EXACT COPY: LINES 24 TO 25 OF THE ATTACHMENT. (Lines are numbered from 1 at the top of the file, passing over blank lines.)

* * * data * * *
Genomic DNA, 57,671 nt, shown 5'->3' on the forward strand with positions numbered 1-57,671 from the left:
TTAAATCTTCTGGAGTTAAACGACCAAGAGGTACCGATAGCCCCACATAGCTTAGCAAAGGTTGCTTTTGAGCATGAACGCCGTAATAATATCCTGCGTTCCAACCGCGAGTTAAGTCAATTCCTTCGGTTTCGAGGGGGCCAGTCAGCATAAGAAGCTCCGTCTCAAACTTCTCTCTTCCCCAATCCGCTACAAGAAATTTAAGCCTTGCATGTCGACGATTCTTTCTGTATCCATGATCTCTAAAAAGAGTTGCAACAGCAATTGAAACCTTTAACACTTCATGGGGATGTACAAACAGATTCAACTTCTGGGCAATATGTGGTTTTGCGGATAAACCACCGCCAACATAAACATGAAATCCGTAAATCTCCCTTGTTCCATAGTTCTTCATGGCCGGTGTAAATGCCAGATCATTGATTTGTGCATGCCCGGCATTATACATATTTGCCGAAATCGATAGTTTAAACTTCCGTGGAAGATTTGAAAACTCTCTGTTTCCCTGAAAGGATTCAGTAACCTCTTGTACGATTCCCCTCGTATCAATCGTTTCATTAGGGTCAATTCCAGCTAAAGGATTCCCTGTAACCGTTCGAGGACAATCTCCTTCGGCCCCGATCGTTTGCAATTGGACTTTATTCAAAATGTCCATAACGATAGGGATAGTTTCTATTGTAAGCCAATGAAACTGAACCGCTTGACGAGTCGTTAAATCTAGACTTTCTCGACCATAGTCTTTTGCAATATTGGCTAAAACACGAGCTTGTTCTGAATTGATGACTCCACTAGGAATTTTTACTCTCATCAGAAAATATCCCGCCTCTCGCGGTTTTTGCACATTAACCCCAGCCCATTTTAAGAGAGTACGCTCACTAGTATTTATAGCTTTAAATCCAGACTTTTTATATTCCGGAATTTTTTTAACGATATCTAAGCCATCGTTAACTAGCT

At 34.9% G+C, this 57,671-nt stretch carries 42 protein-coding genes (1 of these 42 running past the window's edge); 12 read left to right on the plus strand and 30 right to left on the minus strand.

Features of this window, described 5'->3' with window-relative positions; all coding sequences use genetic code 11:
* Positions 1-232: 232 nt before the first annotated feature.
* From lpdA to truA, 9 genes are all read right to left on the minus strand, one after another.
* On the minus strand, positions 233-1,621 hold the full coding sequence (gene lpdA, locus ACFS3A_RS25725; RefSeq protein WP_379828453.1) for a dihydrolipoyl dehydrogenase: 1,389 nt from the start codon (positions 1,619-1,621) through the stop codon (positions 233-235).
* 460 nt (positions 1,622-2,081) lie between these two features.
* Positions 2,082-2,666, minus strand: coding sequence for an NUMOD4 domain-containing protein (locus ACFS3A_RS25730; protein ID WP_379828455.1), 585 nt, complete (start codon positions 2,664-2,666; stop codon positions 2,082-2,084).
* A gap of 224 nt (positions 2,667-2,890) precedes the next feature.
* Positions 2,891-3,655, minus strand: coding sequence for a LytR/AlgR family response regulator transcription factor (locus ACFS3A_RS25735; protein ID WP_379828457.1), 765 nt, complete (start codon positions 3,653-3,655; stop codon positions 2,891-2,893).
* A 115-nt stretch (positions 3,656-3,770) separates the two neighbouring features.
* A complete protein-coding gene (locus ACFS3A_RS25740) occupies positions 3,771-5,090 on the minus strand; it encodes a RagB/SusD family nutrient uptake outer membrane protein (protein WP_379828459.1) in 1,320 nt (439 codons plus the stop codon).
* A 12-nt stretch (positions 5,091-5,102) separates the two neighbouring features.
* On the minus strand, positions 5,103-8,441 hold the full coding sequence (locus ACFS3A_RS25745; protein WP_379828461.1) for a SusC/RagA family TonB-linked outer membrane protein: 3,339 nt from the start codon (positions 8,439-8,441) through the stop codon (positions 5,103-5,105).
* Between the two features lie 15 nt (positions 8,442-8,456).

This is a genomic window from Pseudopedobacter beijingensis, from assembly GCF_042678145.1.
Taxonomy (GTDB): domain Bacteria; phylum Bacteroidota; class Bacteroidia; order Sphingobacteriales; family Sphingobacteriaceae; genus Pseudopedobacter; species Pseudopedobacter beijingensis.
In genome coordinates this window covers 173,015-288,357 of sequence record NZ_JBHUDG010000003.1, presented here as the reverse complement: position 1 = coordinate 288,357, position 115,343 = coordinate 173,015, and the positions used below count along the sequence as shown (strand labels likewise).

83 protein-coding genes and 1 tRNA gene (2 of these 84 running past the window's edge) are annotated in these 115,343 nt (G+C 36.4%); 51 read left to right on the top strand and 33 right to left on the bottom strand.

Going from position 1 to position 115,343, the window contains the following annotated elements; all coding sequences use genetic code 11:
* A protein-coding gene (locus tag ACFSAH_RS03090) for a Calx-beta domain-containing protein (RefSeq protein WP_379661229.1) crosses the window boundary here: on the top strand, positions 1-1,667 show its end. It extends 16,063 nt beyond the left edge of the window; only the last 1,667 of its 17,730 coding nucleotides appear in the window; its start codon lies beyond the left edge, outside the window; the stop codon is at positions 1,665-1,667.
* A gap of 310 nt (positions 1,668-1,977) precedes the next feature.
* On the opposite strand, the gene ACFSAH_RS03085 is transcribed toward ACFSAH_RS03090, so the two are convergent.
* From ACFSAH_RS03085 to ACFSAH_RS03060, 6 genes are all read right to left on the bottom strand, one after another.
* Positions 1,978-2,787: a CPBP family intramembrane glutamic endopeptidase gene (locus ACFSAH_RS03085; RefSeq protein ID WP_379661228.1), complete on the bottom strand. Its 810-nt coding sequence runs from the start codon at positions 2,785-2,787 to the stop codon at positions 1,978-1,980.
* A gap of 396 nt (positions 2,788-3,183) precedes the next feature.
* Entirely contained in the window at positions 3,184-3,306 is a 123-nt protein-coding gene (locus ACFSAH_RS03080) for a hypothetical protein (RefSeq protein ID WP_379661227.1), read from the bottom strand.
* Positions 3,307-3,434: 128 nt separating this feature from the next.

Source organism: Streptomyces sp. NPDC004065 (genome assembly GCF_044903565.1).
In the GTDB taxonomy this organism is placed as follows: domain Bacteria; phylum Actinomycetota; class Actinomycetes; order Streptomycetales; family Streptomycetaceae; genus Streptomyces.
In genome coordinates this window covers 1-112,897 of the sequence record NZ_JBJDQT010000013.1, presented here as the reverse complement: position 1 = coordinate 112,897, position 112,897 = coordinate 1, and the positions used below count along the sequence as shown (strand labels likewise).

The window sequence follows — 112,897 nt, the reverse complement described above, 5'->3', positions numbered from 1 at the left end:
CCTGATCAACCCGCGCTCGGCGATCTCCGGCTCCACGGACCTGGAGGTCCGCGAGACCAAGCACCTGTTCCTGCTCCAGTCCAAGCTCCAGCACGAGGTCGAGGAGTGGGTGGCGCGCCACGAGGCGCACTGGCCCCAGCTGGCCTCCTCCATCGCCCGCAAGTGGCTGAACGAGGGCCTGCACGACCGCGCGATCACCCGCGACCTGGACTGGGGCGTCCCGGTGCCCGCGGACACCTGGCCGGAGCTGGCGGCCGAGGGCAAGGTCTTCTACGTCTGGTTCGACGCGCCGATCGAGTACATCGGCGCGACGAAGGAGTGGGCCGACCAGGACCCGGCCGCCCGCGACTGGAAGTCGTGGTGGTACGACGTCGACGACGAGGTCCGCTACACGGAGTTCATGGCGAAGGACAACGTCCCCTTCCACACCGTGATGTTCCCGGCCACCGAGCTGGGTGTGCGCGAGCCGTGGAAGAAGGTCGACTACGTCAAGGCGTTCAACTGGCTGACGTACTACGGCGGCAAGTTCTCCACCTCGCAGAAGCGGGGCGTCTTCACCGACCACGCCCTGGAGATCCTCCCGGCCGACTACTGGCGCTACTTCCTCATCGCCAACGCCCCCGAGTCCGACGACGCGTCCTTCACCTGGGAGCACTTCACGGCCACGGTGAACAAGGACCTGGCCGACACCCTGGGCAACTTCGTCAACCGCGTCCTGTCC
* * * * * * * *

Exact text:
* On the opposite strand, the gene ACFSAH_RS03085 is transcribed toward ACFSAH_RS03090, so the two are convergent.
* From ACFSAH_RS03085 to ACFSAH_RS03060, 6 genes are all read right to left on the bottom strand, one after another.